The Electoral Integrity Project (EIP) is an independent research project based at the University of Sydney and Harvard University. For the past four years, the EIP has been bringing together scholars and practitioners from around the world to discuss effective research and how to design evidence-based programming that will increase the integrity of elections. Since the EIP’s inception, the International Foundation for Electoral Systems (IFES) has been an active participant in the project.

Electoral Laws

Clear legal frameworks are essential for the protection of fundamental suffrage rights, the design and implementation of effective electoral systems, and the efficient and transparent management of elections.The EIP’s Perceptions of Electoral Integrity (PEI) index focuses on two key aspects of the legal framework: the fairness of electoral laws for smaller and opposition parties, and the extent to which election laws restrict or protect citizen rights. It is also fair to state that electoral legal frameworks touch upon every facet of the electoral process, from the design of the system and the delimitation of electoral districts, to the regimes governing campaign finance and  the adjudication and resolution of complaints and disputes. 

Drawing on international law, best practices and comparative experience, IFES works globally with local partners in analyzing, designing and reforming electoral systems and the legal and regulatory frameworks that govern their implementation – ultimately promoting the effectiveness and credibility of democratic institutions and processes. IFES has several relevant research initiatives underway, focusing on standards and best practices for the investigative processes used to triage and manage election disputes and complaints; the effectiveness of remedies used to provide redress for election violations; and legal and regulatory frameworks for deterring and addressing the abuse of state resources in election campaigns.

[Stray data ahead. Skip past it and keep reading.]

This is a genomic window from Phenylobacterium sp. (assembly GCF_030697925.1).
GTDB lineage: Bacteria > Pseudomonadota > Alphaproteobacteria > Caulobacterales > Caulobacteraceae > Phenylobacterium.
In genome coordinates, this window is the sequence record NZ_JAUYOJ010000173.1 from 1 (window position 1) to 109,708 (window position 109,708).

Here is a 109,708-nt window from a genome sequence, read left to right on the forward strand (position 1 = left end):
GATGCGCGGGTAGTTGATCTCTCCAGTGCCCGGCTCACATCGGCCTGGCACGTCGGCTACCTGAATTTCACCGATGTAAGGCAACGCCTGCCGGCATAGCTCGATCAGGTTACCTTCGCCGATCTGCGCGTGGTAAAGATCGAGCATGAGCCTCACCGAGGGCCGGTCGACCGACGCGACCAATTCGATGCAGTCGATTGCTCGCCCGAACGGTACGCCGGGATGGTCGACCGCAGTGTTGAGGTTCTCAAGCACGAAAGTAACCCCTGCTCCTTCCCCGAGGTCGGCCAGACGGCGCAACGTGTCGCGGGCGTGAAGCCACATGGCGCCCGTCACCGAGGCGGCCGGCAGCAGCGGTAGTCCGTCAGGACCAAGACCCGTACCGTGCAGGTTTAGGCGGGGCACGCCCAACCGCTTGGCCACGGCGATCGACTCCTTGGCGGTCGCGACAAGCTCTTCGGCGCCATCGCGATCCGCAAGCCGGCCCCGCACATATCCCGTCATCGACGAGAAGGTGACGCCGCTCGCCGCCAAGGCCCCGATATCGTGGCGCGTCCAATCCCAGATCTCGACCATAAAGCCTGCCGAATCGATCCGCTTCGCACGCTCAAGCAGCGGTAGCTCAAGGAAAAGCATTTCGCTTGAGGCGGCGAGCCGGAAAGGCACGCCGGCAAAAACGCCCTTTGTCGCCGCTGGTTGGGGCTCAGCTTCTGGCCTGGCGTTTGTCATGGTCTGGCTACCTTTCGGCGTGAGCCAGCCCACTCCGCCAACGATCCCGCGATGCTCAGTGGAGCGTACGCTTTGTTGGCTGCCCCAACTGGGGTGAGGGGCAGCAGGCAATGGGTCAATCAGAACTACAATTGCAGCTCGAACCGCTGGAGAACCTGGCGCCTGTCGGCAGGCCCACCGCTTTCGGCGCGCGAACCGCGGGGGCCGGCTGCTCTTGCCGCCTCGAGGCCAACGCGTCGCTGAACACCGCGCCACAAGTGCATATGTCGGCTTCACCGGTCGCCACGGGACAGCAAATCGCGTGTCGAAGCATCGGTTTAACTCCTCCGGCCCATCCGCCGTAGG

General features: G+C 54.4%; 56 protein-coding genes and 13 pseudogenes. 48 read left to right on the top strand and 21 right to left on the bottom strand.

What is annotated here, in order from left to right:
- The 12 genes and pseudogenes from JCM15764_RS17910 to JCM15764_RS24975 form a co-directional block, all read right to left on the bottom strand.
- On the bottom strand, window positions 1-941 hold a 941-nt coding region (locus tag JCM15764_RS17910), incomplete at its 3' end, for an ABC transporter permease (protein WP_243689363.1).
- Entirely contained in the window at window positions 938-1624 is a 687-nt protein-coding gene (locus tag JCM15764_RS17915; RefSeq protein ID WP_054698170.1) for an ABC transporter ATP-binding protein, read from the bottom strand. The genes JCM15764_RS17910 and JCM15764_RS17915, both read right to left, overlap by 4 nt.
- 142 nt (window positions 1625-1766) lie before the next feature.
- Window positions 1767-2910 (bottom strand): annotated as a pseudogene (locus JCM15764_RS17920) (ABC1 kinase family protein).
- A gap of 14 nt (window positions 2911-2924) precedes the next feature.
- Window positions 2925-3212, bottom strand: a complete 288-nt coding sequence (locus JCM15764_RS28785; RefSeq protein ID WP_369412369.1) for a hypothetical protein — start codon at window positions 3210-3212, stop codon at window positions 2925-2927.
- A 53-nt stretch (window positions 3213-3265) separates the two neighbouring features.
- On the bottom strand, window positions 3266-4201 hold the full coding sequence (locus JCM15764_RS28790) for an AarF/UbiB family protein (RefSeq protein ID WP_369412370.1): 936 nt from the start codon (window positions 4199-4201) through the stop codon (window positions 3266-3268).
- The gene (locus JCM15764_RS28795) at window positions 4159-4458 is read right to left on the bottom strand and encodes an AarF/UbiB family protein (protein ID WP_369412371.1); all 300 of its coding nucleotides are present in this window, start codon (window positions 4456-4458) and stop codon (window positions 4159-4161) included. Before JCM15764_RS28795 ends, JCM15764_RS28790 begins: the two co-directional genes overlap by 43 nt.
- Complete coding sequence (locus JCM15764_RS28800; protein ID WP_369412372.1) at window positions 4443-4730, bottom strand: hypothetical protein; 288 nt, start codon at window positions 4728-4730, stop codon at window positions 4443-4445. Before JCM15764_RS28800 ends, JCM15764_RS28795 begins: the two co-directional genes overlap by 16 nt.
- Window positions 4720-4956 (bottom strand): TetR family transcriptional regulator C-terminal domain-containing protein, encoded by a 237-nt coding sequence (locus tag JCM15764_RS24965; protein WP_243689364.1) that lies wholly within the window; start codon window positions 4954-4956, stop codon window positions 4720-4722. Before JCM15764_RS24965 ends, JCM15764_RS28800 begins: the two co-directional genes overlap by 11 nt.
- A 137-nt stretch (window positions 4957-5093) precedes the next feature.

Campaign Finance

The Electoral Integrity Project, through both their Perceptions of Electoral Integrity (PEI) index as well as their work with Global Integrity and the Sunlight Foundation on integrity indicators through the Money, Politics and Transparency Project, has highlighted the complicated – and in many cases, problematic – role of money in politics, and the difficulty in effectively regulating political finance.  

IFES believes that transparent and accountable systems of political finance that enhance the integrity of the political process and ensure a level playing field for parties and candidates are important for emerging, consolidating, and established democracies. It is clear from EIP’s findings that more support is needed to help countries strengthen the laws governing political finance and, perhaps more importantly, their ability to enforce established rules and regulations. Several of IFES’ approaches and tools, such as the Training in Detection and Enforcement (TIDE) Political Oversight Handbook and accompanying training, are designed to assist political finance regulators in fulfilling their mandate.